• Medication errors occurring at school accounted for nearly 12 percent of cases with the most common medications involved being methylphenidate and clonidine (ADHD medications), and paracetamol. Where recorded, 150 cases involved a dosing error with a medication prescribed for the child involved, while 40 cases were prescription medication administered to the wrong child
  • Science class poisoning exposures accounted for 19 percent of accidental exposures, and a range of substances were involved. Copper sulfate was responsible for approximately one-quarter of all science class exposures, of which 45 percent resulted in hospitalization. Most science class exposures were accidental.
  • Accidental exposures, dares, pranks and recreational exposures occurred more frequently in boys
  • Poisons calls were not just about medicines, but included everything from insect bites, mushrooms and hand sanitizer, to glow sticks, soap and disinfectant.

Strategies needed to stop preventable poison exposures

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“Many of these poison exposures were likely preventable, so we need to focus on strategies for prevention and school-based initiatives and programmes to make the school environment safer for students,” said Dr Cairns.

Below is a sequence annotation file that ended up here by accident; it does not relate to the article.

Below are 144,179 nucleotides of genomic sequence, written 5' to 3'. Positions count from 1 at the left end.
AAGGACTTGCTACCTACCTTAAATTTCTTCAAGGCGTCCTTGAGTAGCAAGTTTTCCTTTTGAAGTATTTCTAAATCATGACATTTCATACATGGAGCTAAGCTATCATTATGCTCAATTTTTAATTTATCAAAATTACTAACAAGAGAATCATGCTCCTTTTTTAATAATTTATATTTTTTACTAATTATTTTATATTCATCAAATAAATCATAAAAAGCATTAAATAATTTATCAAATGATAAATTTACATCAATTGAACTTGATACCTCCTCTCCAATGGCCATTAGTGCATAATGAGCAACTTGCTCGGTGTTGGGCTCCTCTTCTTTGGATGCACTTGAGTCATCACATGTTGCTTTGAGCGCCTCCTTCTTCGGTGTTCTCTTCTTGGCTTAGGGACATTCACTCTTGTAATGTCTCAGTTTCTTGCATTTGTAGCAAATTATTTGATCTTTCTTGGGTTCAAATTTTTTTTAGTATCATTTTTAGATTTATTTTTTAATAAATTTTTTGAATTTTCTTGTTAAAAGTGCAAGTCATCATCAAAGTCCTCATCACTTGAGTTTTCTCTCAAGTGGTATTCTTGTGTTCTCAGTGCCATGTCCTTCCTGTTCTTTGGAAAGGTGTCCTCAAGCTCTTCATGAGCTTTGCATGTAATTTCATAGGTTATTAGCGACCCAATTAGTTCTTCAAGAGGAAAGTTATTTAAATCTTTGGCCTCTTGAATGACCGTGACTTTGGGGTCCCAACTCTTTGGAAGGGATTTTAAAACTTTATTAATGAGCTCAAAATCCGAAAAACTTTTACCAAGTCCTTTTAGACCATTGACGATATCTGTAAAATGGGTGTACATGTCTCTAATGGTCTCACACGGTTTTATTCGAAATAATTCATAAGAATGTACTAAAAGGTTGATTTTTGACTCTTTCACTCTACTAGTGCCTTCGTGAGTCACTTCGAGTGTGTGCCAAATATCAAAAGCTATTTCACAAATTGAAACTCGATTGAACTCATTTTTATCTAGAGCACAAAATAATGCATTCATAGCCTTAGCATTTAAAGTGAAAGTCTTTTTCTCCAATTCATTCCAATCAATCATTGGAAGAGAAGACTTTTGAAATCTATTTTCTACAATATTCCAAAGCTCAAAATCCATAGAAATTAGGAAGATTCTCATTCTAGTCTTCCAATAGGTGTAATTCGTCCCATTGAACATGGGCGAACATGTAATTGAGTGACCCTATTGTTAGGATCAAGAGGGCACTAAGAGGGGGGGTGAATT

“A better understanding of reasons for poisonings, and circumstances surrounding exposures, is key to guiding public health strategies for poisoning prevention.

“For accidental poisoning exposures schools could undertake a risk assessment of common chemistry experiments and reinforce the use of personal protective equipment in class. This includes the provision of well-fitting goggles to prevent eye exposures.

“In the case of deliberate self-poisonings, schools could look to increase teacher training for identifying and responding to mental health problems, anti-bullying strategies, more school counselors, regulation of social media use, and mental health first aid training for teachers. The increased funding for school counselors and psychologists announced in September is a step in the right direction.

“Despite there being policies and procedures regarding medication handling in Australian schools, medication administration errors were common over the study period. While low risk, our study highlights the importance of medication skills training by school staff to ensure correct administration of medications to students. Some medicines are self-administered by students during school time, so increased counseling by prescribers may also help, or consideration of dosing regimens that avoid medication during school hours.

“This is particularly important as Australian studies have found that the prescribing of medicines in children and adolescents, particularly of psychotropics, has increased substantially and it was these medicines where the dosing errors occurred most frequently.

“Poisonings can occur in any setting, including at home and at school. While we often focus on poisoning prevention initiatives to improve safety in the home, we need to recognize that children spend a large portion of their waking hours at school, so it’s important to consider simple ways we can decrease poisoning exposures in this setting.”